From 1983 onwards, Dulwich Centre was known for holding free events on Friday afternoons. These ‘Friday Afternoons at Dulwich’ would begin at 4.30pm so that people dropped by on their way home after the working week. They always consisted of a good speaker sharing some aspect of their practice that was currently intriguing and challenging to them and this was then followed by discussion and drinks! Now, on Friday afternoons we are placing up on this website a video, maybe an audio recording, or a link to something very interesting. Of course, you can view this wherever you are in the world at a time that suits you, and then contribute to the discussion and debate. We are delighted that this new momentum of online discussion is continuing the ‘Friday Afternoons at Dulwich’ tradition.

We will welcome your suggestions as to topics that we could cover and if you come across particularly interesting video or audio recordings please let us know c/o We are also in the process of working out possibilities for translating the transcripts of Friday Afternoons into a range of other languages.

Disclaimer: Please note that the views expressed in Friday Afternoons videos and forums are those of the presenters and forum participants and do not necessarily reflect the views of Dulwich Centre Publications or Dulwich Centre Foundation. Dulwich Centre Publications and Dulwich Centre Foundation does not accept responsibility for them. Nor can we accept responsibility for the effects of using the ideas shared in these presentations in your own contexts. Watching these video presentations is not a substitute for training or supervision in narrative practice, both of which we thoroughly recommend.

‘STEPS Together’ by Amanda Tay

Terminal illness, death and dying are universal human experiences, but discussing them can be challenging. This video demonstrates the use of a therapeutic conversation guide, ‘STEPS Together’, providing a structure to employ narrative practices to support people to develop…

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Narrative Walks by Chris Darmody

Narrative Walks is a hope-based, depathologising outdoor program that was developed to engage with populations who may not be drawn to conventional methods of therapy. This structured day program encourages participants to explore 15 narrative therapy questions, and to engage in a number of other activities during a 20 kilometre walk through the bush.


The Narrative Docket: Working with young people involved in legal and police systems, by Clement Yee

This 3-part video introduces the Narrative Docket, a narrative practice innovation developed for use in working with adolescents who have been referred to social services typically through the legal and police systems. Narrative ideas underpinning this Docket include collective narrative practice, externalizing of problems, outsider witness, re-authoring as well as counter-documentation.

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The Language of Structuralism by Mark Hayward

This video explores the effects that structuralist thought has had on Western psychology, it's dominance in cultural ideas about mental health and the different historical events that have contributed to this. It's essentially a deconstruction of some of the ideas; a deconstruction that shows the foundations to be invented, not discovered, and exposes the limitations to our thinking when we accord these ideas truth status.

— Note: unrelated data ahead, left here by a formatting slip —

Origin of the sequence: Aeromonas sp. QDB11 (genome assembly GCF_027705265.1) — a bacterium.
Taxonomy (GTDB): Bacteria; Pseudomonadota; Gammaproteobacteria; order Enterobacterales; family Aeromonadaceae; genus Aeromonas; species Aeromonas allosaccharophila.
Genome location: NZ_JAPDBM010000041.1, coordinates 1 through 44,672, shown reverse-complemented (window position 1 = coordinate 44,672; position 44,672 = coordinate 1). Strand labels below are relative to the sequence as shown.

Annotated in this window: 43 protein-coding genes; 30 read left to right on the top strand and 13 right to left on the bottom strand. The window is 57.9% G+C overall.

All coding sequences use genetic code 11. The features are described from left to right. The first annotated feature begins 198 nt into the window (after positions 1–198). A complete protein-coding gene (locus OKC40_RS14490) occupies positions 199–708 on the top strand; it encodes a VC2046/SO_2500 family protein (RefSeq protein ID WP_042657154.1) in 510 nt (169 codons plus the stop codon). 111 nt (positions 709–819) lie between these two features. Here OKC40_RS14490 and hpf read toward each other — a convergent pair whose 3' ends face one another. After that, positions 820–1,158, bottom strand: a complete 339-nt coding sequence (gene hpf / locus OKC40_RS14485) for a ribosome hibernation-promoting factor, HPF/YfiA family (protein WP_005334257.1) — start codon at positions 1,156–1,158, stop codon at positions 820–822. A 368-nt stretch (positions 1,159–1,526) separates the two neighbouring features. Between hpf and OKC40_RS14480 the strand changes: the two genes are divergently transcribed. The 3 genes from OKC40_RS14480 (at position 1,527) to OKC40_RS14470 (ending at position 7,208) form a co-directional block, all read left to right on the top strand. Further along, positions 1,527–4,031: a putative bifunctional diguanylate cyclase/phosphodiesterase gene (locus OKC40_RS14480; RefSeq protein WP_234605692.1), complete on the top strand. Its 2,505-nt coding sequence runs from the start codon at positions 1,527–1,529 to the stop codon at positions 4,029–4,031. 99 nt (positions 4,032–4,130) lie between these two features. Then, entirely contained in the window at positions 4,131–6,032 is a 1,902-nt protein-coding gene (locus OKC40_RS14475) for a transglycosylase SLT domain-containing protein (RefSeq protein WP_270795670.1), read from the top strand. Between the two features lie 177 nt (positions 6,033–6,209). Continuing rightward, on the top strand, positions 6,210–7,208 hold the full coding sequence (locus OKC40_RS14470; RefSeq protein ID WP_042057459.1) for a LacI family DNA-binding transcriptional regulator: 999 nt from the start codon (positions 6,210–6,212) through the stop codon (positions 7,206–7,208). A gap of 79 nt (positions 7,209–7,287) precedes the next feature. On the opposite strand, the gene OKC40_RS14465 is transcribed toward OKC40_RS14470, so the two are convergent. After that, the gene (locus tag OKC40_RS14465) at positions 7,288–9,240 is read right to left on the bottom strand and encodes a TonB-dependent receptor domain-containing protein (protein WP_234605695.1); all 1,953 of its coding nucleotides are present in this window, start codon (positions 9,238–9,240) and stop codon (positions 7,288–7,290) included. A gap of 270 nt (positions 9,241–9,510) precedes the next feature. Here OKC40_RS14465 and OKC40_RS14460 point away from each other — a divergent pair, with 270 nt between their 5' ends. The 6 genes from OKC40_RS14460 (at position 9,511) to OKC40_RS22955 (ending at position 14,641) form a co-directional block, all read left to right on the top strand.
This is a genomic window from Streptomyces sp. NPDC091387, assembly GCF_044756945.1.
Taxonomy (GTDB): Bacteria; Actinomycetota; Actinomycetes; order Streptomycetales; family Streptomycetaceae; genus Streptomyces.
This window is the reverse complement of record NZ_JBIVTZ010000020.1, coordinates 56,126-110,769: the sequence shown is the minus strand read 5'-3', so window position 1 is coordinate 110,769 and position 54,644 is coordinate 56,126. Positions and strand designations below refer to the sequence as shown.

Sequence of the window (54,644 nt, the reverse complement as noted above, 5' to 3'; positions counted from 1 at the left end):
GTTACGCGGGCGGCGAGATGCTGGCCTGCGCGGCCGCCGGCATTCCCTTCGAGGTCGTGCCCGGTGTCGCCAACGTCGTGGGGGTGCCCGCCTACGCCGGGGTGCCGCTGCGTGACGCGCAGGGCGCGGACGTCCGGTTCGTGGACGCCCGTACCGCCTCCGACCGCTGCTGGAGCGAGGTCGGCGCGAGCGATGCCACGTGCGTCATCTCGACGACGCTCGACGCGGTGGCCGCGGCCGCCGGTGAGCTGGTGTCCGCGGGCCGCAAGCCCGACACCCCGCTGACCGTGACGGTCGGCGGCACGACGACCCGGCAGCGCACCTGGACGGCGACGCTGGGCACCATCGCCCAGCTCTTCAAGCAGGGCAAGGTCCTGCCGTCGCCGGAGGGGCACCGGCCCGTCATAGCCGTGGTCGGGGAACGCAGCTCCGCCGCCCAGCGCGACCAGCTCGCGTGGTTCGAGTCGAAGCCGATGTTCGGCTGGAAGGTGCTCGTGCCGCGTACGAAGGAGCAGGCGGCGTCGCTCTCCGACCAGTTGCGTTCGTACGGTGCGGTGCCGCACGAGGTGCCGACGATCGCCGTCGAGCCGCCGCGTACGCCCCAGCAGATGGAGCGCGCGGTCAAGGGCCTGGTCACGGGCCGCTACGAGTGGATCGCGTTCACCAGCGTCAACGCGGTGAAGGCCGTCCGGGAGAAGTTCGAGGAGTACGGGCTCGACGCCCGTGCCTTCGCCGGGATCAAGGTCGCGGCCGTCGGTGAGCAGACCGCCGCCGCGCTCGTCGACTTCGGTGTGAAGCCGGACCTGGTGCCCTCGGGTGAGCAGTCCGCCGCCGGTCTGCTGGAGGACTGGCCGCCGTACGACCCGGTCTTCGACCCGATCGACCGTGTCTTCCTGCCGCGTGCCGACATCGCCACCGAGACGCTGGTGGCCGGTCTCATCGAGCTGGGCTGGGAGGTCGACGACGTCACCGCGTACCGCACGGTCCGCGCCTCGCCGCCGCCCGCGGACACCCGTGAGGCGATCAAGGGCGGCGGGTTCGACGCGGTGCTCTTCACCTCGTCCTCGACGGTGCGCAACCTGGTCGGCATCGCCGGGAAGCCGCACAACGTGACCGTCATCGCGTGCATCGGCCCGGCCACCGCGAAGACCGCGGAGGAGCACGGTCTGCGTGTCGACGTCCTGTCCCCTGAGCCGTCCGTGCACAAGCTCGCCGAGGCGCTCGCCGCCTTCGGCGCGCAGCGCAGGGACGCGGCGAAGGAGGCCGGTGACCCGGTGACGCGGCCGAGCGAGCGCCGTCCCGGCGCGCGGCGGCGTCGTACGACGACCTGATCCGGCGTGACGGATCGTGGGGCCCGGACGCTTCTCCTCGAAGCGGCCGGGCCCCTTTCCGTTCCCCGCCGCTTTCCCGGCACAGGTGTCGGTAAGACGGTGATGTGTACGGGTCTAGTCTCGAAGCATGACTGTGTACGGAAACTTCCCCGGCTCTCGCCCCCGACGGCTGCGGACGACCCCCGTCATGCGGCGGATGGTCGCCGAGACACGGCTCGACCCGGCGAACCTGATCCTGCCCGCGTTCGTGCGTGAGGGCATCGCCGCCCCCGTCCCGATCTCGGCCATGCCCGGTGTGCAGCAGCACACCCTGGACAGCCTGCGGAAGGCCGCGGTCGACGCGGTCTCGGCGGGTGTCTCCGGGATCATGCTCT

Resisting Calling-Out Culture: “Leaning in” with respect and dignity by Vikki Reynolds

In this presentation, Vikki discusses strategies from activist movements to resist calling-out culture - where we cut off, exile and attack fellow workers - and instead find ways to offer critique which is different from attack. Structuring safety and creating cultures of critique requires that we create relationships of respect and dignity as a frame for our solidarity.


Out of the Shadow of Domestic Violence by Natalie Smee

In this Friday Afternoon Video, narrative therapist Natalie Smee demonstrates her work with four women using narrative therapy principles and practices to respond to women who are impacted by domestic violence. The video describes the interview process and explores the impact and ‘acts of resistance’ the women described throughout the sharing of their stories. The use of externalising metaphors and stories introduce a way of viewing domestic violence and other difficulties in their lives, in a hope to decrease the influence of domestic violence in the women’s lives and to increase their personal agency in dealing with it. The video draws on the migration of identity, collaborative documents and insider knowledge to build a witnessing resource for abused women. It invites the audience on a journey with the women through the viewing of an interview which combines elements of all four women’s responses. Although each woman’s experiences and journey had been torrid and unique, they were committed to the notion of sharing stories of migration to be collated into a collaborative resource for the witnessing purposes of other women who are considering their own migrations from violence.


Didgeri: Local Collective Response by Anthony Newcastle

This Friday afternoon video by narrative therapist Anthony Newcastle describes the work around Didgeri which began as a regular opportunity for Aboriginal men and young men to learn to play the didgeridoo, yet grew into a local collective initiative to help give voice in support of men who had experienced sexual abuse in their youth.


Mindfulness and Narrative Therapy By Ian Percy